Officials on Tuesday unveiled a massive statue believed to be that of Roman emperor Caligula sitting on a throne and said it came from an illegal dig south of Rome that may have been the site of one of his palaces.He was far worse than that. Caius or Caligula (I noticed when I was in Italy that they are very careful to refer to him by his given name "Caius," listing "Caligula" afterwards.) was mentally deranged, the reasons for which remain under dispute. He was thug who had murders committed both for sport and for monetary gain, to refill imperial coffers that he had depleted. He had a loyal ally, King Ptolemy of Mauretania (descendant of the Ptolemaic dynasty of Egypt) executed because he was jealous of his cloak, causing a major rebellion in Mauretania.
The statue, which had been broken in several large pieces and a head, was first found last January when Finance Police stopped it from being smuggled out of the country by boat at a port near Rome.
The statue, now cleaned of the earth that had covered it for 2,000 years, shows parts of a robed man sitting on an elaborate throne like the Greek god Zeus.
Significantly, it shows a man wearing a "caliga," shoes worn by Roman legionaries and from where the emperor got the name by which he is known. His real name was Gaius Julius Caesar Augustus Germanicus.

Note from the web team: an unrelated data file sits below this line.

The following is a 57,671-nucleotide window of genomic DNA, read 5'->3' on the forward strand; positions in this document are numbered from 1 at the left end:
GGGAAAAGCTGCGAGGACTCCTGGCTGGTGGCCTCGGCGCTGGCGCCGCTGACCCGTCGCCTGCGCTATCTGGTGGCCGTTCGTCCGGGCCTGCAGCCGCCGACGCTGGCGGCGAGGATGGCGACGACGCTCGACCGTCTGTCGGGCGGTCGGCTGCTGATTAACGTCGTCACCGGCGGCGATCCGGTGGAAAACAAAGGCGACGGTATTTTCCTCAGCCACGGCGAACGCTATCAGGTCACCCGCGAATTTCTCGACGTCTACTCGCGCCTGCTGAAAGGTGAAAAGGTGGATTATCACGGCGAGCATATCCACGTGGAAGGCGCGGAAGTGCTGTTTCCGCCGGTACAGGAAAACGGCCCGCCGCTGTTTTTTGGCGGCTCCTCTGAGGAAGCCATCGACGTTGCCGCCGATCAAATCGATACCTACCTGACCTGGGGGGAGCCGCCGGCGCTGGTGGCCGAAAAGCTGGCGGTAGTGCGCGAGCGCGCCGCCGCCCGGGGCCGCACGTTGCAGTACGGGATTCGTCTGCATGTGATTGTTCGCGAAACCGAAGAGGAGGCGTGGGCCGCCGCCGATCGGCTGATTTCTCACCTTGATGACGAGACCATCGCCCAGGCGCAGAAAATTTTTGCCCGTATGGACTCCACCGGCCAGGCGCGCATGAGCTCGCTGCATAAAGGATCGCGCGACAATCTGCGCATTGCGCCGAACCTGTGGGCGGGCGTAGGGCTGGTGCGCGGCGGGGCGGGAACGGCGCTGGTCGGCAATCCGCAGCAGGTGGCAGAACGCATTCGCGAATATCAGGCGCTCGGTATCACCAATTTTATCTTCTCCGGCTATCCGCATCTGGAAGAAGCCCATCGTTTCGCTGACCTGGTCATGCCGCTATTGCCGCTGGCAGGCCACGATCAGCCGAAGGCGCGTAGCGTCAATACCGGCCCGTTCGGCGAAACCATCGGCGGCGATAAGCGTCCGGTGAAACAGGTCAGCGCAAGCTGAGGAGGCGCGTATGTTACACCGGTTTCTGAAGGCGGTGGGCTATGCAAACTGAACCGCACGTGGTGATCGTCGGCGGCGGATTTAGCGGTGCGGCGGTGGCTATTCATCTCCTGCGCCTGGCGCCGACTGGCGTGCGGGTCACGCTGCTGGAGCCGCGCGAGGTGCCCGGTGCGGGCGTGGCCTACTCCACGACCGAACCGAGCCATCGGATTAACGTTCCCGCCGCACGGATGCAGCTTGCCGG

Caligula, who reigned from 37 to 41 A.D., has gone down in history as a crazed and power-hungry sex maniac who demanded that his horse, Incitatus, be made a consul.
Caius' damaging reign ended only when the Praetorian Guard and the Senate, bothsic of and horrified by his antics, successfully conspired to have him assasinated. While Caius' murder was necesary for the good of the Empire, the results were messy, both literally and figuratively. But I digress.
There do seem to be questions as to whether this statue is actually of Caius. RogueClassicist suggests that this may be of one Caius Julius Silanus, who is identified with the statute, supposedly as a "first owner." Rogue Classicist notes that the Julii Silanii (same clan as the famous Julius Caesar but different family) were prominent in the late Republic and early Empire.
I must agree with RogueClassicist inasmuch as the basis for the identification as Caius/Caligula -- the caligae -- is a fairly thin reed. Caius was among the first to impose worship of the emperor on the Roman people. But there are usually indices in the artwork that the emperor or some other public figure was considered divine, which, admittedly, is not the same thing as being worshipped. Many statues of Octavius Caesar Augustus, for example, show him in full body armor but barefoot. In the ancient world, lack of shoes was often a sign of divinity.
In that context, its odd that an emperor who required his subjects to worship him would allow a statue suggesting he was not worthy of that worship.
In any case, this is an interesting find.